Fears over Stevenage school’s academy future is due to ‘silly scaremongering’, says MP
PUBLISHED: 08:27 03 January 2019
The MP for Stevenage has blamed ‘silly scaremongering’ for the concern surrounding a Stevenage secondary school becoming an academy, which has led to strike action and a sustained campaign to stop the move.
The Barclay School on Stevenage’s Walkern Road is set to become an academy from February 1, but teachers and parents are worried there could be unnecessary changes to the curriculum, school structure and systems.
Academies are publicly-funded independent schools, receiving money direct from the government and not the local county council. They are run by an academy trust which employs the staff, and they do not have to follow the national curriculum.
The Hands Off Barclay campaign – set up by parent Amanda Feagan – has amassed more than 1,600 signatures, and teachers took strike action on December 12 in a bid to stop the academisation.
The forced move to academy status at Barclay has come about because the school was rated inadequate by Ofsted following an inspection in July 2016 and placed in special measures.
But an Ofsted inspection in April 2018 found the school had made significant improvement and progressed to requires improvement, with elements of good.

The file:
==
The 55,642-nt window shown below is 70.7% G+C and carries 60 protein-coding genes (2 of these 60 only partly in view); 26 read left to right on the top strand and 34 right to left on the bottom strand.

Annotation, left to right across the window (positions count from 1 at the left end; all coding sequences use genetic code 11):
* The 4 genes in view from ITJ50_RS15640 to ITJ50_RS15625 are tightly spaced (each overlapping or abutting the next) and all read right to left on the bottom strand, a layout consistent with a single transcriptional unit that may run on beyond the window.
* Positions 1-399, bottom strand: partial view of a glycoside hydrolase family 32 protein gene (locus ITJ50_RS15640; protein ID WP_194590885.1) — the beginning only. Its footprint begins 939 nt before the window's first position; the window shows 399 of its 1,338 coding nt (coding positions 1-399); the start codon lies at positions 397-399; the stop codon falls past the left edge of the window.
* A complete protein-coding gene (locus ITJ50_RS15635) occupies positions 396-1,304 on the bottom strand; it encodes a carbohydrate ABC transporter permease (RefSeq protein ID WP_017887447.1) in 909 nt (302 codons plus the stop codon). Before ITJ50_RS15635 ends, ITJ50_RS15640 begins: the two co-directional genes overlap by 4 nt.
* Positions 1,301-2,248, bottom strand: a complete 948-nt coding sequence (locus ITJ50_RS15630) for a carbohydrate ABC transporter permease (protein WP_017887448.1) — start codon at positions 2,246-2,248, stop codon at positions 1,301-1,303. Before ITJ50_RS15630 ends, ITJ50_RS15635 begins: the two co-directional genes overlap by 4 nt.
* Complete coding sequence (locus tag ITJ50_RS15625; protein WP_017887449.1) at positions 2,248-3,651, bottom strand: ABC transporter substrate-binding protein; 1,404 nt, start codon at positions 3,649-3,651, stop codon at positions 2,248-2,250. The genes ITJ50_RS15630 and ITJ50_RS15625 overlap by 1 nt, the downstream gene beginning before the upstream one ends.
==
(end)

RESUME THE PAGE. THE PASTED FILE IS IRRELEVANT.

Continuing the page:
Joshua Bennett Lovell, Herts County Council member for Old Stevenage, said: “Despite significant parent, community and staff opposition, the Department for Education is still ploughing ahead with this reckless move, which could permanently damage the education of our community and town.
“Insufficient evidence has been provided to justify this decision, and significant staffing and curriculum changes will be imposed if the school changes hands – this has all been confirmed by numerous Freedom of Information requests put in by community campaigners.”
Stevenage MP Stephen McPartland said: “The academisation order was made in 2016 by the regional schools’ commissioner. This is a political campaign that started over two years later, in November 2018, by the Labour Parliamentary Candidate, as she works at the school, and local Labour county councillor.
“The only way to remove an academy order is for the school to get good in an Ofsted inspection, which they have sadly failed to do.
“The campaign has no real support amongst parents or staff, many of whom felt pressured to take strike action and are now looking for other jobs.
“My focus is on ensuring local children have a great education and we have the best schools here in Stevenage.
“Thomas Alleyne and John Henry Newman are flourishing as academies, so this is silly scaremongering for political purposes, instead of trusting the educational professionals at Ofsted and the regional schools’ commissioner.”
The Hands Off Barclay campaign is holding a public meeting to update members of the community on the situation, with the secretaries of the National Education Union and the Anti-Academies Alliance both set to speak.
The meeting will take place from 7.30pm to 9pm on Wednesday, January 9, in Stevenage Old Town’s Bunyan Baptist Church, and will be chaired by Councillor Bennett Lovell.